When your pastor says your album needs work: Ruslan’s ‘Do For One’ forged from failure
There is no better way to start a conversation with an artist whose album drops soon than to tell them they didn’t reach their potential on it.
This is what pastors Jeremy McGinty and Pat Lynch of The Movement church in San Diego told Ruslan days before the release of his album Carry On in 2013.
“I just felt like [Carry On] wasn’t done,” McGinty said. “It was a rushed effort.”
Ruslan spent extra time on his new album, Do For One, which dropped on Friday. The patience paid off, according to his A&R Ray Rock, who’s produced for Andy Mineo and Beleaf.
“[Ruslan’s] last album, in comparison to this one, is trash,” Ray Rock said, “and this one, by far, is the best album out right now.”
That’s quite the improvement from music that not only Ruslan’s pastor critiqued, but also played a role in the breakup of his long-time rap group theBREAX.
This improvement is the result of twice as many hours logged, a stronger team and detailed note-taking of an honest Carry On critique by a prominent Christian rapper. The concept of Do For One, though, is the result of Ruslan sacrificing his own pursuits to support those around him, members of his record label Kings Dream Entertainment attested.
“Do For One is a great record,” Beleaf said. “It’s better when you know that, without Ruslan, I may not be in this situation at all — everything changes if you take one person out of the situation. He’s definitely irreplaceable … like a fearless lion. He’s that guy.”
Do For Millions
Beleaf wasn’t calling Ruslan a fearless lion in 2012. They had released four LPs and three mixtapes as theBREAX, but Beleaf wanted to go solo for several reasons.
He began as Ruslan’s DJ but became a better rapper. Ruslan wanted him to stay on the turn tables, as well as to finish their next album in six months — despite them taking four years to make Never Arrive and Beleaf having a baby on the way. They never stopped being best friends, but Beleaf grew tired of almost being Ruslan’s sidekick, which occasionally involved making songs he disliked.
“All I did was have your back,” Beleaf said. “What are you going to do for me?”
Kings Dream launched in the summer of 2012 under the banner of theBREAX. But by then, the group had disbanded and Ruslan had already started to work on his debut solo album Carry On. He believed he had a limited timespan to leverage the brand’s platform.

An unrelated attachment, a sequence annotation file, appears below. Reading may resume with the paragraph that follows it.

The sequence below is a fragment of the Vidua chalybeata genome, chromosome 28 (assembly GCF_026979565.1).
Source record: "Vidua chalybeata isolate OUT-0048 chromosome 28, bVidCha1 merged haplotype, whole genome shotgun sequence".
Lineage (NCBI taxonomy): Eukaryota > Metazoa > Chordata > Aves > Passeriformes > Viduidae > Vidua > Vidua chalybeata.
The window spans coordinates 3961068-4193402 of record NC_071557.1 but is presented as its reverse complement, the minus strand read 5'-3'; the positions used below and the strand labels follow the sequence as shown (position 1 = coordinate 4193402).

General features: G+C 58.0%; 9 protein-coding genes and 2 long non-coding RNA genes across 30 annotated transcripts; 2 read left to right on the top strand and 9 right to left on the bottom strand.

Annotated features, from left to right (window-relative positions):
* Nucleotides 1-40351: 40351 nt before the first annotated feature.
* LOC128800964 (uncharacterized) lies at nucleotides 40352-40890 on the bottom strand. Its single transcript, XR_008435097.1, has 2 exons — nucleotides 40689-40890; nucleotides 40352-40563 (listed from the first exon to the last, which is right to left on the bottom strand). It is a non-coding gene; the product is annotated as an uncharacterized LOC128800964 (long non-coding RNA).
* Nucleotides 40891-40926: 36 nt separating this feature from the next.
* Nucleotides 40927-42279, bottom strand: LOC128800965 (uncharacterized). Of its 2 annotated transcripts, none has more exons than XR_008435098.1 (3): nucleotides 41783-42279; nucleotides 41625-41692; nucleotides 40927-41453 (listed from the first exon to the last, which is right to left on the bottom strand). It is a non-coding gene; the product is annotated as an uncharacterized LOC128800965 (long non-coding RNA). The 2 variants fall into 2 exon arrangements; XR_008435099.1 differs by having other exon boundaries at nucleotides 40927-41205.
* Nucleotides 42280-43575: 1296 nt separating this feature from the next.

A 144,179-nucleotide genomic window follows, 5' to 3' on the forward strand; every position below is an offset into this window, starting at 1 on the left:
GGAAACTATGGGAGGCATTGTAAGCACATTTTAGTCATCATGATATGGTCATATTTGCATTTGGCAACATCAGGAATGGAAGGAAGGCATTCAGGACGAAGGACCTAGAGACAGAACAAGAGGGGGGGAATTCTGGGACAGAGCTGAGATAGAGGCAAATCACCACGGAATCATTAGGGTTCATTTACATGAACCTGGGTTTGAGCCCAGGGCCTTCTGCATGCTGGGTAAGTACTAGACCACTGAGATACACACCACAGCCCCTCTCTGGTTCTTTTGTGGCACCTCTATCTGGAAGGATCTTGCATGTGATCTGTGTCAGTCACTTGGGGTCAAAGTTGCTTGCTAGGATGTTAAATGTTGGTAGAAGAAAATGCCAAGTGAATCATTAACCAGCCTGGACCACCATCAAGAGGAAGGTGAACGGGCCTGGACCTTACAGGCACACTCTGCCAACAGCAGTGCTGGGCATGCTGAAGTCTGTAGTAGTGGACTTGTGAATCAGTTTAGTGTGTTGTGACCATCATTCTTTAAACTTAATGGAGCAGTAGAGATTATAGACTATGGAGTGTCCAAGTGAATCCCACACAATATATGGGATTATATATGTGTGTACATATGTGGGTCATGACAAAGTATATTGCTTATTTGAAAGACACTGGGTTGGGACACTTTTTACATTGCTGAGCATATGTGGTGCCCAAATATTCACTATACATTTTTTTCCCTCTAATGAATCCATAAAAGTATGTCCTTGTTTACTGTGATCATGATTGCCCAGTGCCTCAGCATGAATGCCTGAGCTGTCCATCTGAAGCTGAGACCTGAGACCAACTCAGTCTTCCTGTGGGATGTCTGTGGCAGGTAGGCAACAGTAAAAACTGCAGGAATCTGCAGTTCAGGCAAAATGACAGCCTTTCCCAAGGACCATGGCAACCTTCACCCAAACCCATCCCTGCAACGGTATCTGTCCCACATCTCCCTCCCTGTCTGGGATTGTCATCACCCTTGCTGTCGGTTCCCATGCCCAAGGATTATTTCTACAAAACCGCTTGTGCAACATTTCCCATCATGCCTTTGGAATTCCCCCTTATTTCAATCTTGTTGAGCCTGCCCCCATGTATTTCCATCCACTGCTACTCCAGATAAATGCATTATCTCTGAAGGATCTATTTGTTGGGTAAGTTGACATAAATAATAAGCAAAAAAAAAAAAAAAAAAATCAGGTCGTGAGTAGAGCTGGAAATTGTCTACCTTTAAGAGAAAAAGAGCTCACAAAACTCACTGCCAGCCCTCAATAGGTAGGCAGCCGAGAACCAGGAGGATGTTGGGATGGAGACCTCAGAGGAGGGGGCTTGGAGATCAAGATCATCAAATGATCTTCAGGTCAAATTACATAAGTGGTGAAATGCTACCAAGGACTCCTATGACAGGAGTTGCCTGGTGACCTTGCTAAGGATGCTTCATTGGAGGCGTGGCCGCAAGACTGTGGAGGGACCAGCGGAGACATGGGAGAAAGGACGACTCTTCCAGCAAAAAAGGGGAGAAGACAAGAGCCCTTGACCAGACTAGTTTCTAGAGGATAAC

“People have a short memory,” Ruslan said. “I knew if I was going to launch myself as a relevant solo artist, I had to capitalize and strike while theBREAX were somewhat still relevant.”
The ticking clock in the back of Ruslan’s head was especially unhelpful when combined with his slow acclimation to creating commercial music, as opposed to the boom-bap theBREAX grew known for. Ruslan needed a more mainstream sound, he said, because as embraced as theBREAX was, its catalog lacked songs that engaged concert crowds.
His answer to this issue didn’t impress Beleaf, who told Ruslan several of the songs on Carry On were lousy. Ruslan ignored his critiques, so Beleaf eventually kept quiet, but he wasn’t the lone critic for long. In January 2013, Ruslan’s pastors heard Carry On and advised him to push back its Jan. 22 release date due to room for improvement, but he couldn’t.
Ruslan had already booked a release party at the San Diego House of Blues — before he completed the album.
“I didn’t know what I was doing,” Ruslan said.
In the same conversation, Ruslan’s pastors gave him additional advice that lightened the mood.
“I think you are a guy who’s going to see others do greater things, stand on your shoulders,” McGinty said. “You’re a pioneer in the way that you really want to bring people together. Even though everybody’s all for themselves, you’re all for other people.”
McGinty and Lynch had watched Ruslan develop into a leader over the years as a church staff member and mentor to Beleaf and John Givez. But like most artists, Ruslan sought a larger platform. In his pursuit to impact more people, though, he admittedly lost focus of those easiest to impact — his close friends.
This conversation triggered an epiphany: “What if I can do for one what I would do for thousands?” a concept inspired by Atlanta pastor Andy Stanley and question Ruslan asked on the title track of his album Do For One.